- Den skjulte sandhed,
Mikkel Thorup, Maria Brockhoff, Rikke Alberg Peters, 2018
- Connecting the dots: Illusory pattern perception predicts belief in conspiracies and the supernatural,
Jan-Willem van Prooijen, Karen M. Douglas, Clara De Inocencio, 2017
- Understanding Conspiracy Theories,
Karen M. Douglas, Joseph E. Uscinski, Robbie M. Sutton, Aleksandra Cichocka, Turkay Nefes, Chee Siang Ang, Farzin Deravi, 2019
- Probability and conspiratorial thinking,
Marko Kovic, Tobias Füchslin, 2018
- Changing Conspiracy Beliefs through Rationality and Ridiculing,
Gábor Orosz, Péter Krekó, Benedek Paskuj, István Tóth-Király, Beáta Bothe, Christine Roland-Lévy, Frontiers in Psychology
- Study: Rational arguments and ridicule can both reduce belief in conspiracy theories,
Eric W. Dolan, PsyPost.com
- Bad thinkers,
Quassim Cassam, Aeon.com
- Too special to be duped: Need for uniqueness motivates conspiracy beliefs,
Roland Imhoff, Pia Karoline Lamberty, European Journal of Social Psychology
- En ny verdensforståelse,
Katrine Ingemann Nielsen, Mikkel Mattson Green
- Konspirationer behersker verden,
- Derfor tror nogle mennesker på konspirationsteorier,
Nikolaj Krak, Kristeligt Dagblad
- The Conspiracy Theory Detector – How to tell the difference between true and false conspiracy theories,
Michael Shermer, Scientific American, 17. november, 2010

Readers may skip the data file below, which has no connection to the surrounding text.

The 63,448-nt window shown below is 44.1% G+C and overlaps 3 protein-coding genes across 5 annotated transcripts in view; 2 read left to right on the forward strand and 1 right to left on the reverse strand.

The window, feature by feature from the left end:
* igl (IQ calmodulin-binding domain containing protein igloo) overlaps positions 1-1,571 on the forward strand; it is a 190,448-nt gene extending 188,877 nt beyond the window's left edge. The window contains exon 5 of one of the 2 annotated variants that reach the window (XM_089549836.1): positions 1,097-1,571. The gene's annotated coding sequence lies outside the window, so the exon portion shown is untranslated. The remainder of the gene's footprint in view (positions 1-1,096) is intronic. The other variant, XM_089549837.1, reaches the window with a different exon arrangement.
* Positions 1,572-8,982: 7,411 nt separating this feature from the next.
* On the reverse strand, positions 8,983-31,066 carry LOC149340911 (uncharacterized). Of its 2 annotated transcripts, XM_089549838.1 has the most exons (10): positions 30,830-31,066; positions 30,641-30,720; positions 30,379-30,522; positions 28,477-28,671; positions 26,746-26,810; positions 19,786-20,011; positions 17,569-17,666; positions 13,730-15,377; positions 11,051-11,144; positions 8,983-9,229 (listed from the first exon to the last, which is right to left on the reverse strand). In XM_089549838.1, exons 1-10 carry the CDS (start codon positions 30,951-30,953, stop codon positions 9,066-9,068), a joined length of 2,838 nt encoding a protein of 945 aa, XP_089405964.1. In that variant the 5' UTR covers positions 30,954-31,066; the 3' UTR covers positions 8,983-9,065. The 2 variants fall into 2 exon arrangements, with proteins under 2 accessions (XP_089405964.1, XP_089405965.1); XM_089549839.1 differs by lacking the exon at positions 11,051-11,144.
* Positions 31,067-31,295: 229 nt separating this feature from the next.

- Moon Landing Faked!!!—Why People Believe in Conspiracy Theories, Scientific American, 30. april, 2013
- Dead and Alive: Beliefs in Contradictory Conspiracy Theories
Michael J. Wood, Karen M. Douglas, and Robbie M. Sutton, 2011
- “What about building 7?” A social psychological study of online discussion of 9/11 conspiracy theories
Michael J. Wood, Karen M. Douglas, 8. juli, 2013
- NASA faked the moon landing – Therefore (Climate) Science is a Hoax: An Anatomy of the Motivated Rejection of Science
Stephan Lewandowsky, University of Western Australia
Klaus Oberauer, University of Zurich and University of Western Australia
Gilles Gignac, University of Western Australia
Psychological Science, 26. marts, 2013
- Does it take one to know one? Endorsement of conspiracy theories is influenced by personal willingness to conspire.
Douglas, K. M., & Sutton, R. M. (2011).
British Journal of Social Psychology, 50, 544–552. doi:10.1111/j.2044-8309.2010.02018.x, 12. april, 2011
- The social consequences of conspiracism: Exposure to conspiracy theories decreases intentions to engage in politics and to reduce one’s carbon footprint.
Jolley, D. & Douglas, K.M. (2013).
British Journal of Psychology. doi: 10.1111/bjop.12018, 4. januar, 2013
- Belief in Conspiracy Theories.
Political Psychology 15: 733-744, 1994
- Conspiracy Theories: Causes and Cures.
Cass R. Sunstein, Adrian Vermeule
Journal of Political Philosophy, 15. januar, 2008
- Belief in the Holocaust: Effects of Personality and Propaganda
Linda M. Yelland, William F. Stone, Department of Psychology, University of Maine
Political Psychology, Vol. 17, No. 3, 1996, september, 1996
- Right-Wing Authoritarianism And Conspiracy Thinking In A Polish Sample
Monika Grzesiak-Feldman, Monika Irzycka
University of Warsaw
Psychological Reports, Vol. 105, Iss. 2 (October 2009)
- Beliefs in Conspiracies